Genre and Different Musical Traditions

In this book, I will explain theoretical musical concepts that will help you understand and reproduce the music you are hearing, whether you are hearing it in your imagination, on a recording, or in person. But I can’t possibly teach you every concept. That would fill many books, and I certainly don’t have the breadth of knowledge to do that. So, I had to choose which concepts to teach you, and which ones to leave out. How did I choose?

I want the concepts I teach you to be as broadly applicable as possible. I want to show you things that will apply to any genre you choose to play. At the very least, I want the knowledge in this book to give you a solid foundation, so you’ll have the tools to build more musical knowledge to suit your style. I’m not going to teach you how to become a rock and roll musician, but I will give you the tools to make becoming a rock and roll musician much easier and more satisfying.

Is there a common language between all of the different genres of the world? Mathematics and physics might have something to say about that. The way notes fit together to create harmony seems to be determined by the mathematical relationships between the frequencies of the notes. And, most rhythms all around the world are based on a steady pulse, along with different mathematical divisions of that pulse.

There are exceptions to these mathematical rules, however. Some cultures have developed genres of music that sound “out of tune” to a western musician, and I’ve heard rhythms that couldn’t be described in terms of simple fractions. In the past, the music of these cultures would live and evolve in relative isolation, creating a unique musical ecosystem. Describing these musical traditions in terms of western scales and rhythms might not make sense. However, music all over the world has been affected by globalization. The music of Michael Jackson is enjoyed all around the world. Many of the older musical traditions are still around (some of them, sadly, are not), but the people who carry these traditions might also be listening to Bob Marley, The Beatles, or Justin Bieber.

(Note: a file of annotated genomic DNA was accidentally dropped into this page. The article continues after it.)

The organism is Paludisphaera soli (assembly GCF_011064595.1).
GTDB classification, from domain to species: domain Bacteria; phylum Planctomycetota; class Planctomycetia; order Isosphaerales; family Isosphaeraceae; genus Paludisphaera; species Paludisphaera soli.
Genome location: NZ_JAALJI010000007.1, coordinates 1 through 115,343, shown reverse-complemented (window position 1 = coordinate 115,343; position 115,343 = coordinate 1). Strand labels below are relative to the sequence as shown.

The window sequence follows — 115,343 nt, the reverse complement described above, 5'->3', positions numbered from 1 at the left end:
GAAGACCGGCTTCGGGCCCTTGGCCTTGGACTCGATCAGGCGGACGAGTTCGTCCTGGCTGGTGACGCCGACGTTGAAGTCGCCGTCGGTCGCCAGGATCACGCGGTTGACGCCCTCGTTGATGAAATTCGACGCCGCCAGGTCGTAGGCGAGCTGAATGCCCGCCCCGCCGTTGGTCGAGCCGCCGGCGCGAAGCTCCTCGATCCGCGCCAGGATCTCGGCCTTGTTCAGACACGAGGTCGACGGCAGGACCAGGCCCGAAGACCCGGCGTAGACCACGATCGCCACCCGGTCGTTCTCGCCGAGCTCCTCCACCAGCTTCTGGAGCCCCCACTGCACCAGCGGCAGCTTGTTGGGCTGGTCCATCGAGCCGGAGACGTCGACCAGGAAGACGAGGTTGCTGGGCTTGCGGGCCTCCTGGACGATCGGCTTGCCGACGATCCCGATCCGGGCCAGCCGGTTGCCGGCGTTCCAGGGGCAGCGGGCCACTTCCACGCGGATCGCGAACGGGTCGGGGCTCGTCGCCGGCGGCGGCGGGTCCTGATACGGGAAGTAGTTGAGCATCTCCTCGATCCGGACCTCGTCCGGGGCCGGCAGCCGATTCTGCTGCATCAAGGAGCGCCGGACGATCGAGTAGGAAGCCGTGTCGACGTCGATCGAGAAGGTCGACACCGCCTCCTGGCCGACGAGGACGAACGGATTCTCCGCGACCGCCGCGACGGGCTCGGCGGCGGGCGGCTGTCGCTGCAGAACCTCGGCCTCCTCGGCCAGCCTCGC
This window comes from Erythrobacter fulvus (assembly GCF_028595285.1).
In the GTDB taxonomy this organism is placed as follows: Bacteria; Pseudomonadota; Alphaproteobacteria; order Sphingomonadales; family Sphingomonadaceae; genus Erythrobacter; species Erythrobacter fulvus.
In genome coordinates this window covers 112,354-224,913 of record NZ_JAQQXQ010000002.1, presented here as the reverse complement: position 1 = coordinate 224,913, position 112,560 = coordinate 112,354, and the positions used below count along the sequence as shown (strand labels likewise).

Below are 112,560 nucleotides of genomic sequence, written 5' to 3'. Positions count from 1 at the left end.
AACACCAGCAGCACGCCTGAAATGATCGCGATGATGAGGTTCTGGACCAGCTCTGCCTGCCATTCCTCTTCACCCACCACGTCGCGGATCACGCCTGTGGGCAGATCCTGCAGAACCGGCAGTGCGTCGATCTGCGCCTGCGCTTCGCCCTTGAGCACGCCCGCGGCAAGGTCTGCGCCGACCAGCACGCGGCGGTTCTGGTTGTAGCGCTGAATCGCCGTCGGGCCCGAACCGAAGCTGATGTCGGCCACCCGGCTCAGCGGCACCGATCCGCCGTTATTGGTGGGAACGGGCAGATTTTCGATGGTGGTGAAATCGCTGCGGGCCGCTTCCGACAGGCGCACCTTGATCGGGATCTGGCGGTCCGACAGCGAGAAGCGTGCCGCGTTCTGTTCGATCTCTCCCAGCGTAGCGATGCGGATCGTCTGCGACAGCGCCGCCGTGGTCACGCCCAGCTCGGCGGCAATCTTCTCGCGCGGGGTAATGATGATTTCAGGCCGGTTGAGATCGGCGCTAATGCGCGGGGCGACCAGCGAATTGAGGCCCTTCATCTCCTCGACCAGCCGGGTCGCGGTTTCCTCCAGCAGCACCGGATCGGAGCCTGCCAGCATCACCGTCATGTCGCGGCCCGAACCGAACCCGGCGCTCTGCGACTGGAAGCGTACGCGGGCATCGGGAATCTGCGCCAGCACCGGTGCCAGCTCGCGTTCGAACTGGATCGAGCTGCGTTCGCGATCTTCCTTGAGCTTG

You may not believe it, but Bob Marley, The Beatles, and Justin Bieber all use the same basic musical language. These three artists use the same scales, chords, and rhythmic building blocks. You’ll find these same concepts in Rock and Roll, Hip Hop, Folk, Metal, Electronic, Jazz, R&B, Country, Afrobeat, K-Pop, Blues, Ska, Dubstep, Flamenco, and 99 percent of all modern sub-genres (with the possible exception of experimental and avant-garde music). Even though these genres differ in how they put the basic building blocks together, the building blocks are the same. Sometimes a second layer of musical concepts can be developed that are particular to one genre, but the building blocks are never fully discarded. Using the language metaphor, Shakespeare may have used the concept of “iambic pentameter”, but he never discarded the use of nouns and verbs.

In this book, I’m going to focus on the basics - the musical concepts that are common to all modern genres of western music. I’m not going to teach you about counterpoint, because that concept is found mainly in classical music. I’m not going to teach you about tri-tone substitutions, because that concept is mainly found in jazz. I will teach you about major and minor scales because these are used in all modern genres. I will teach you about quarter notes and eighth notes because rhythms around the world use these basic building blocks.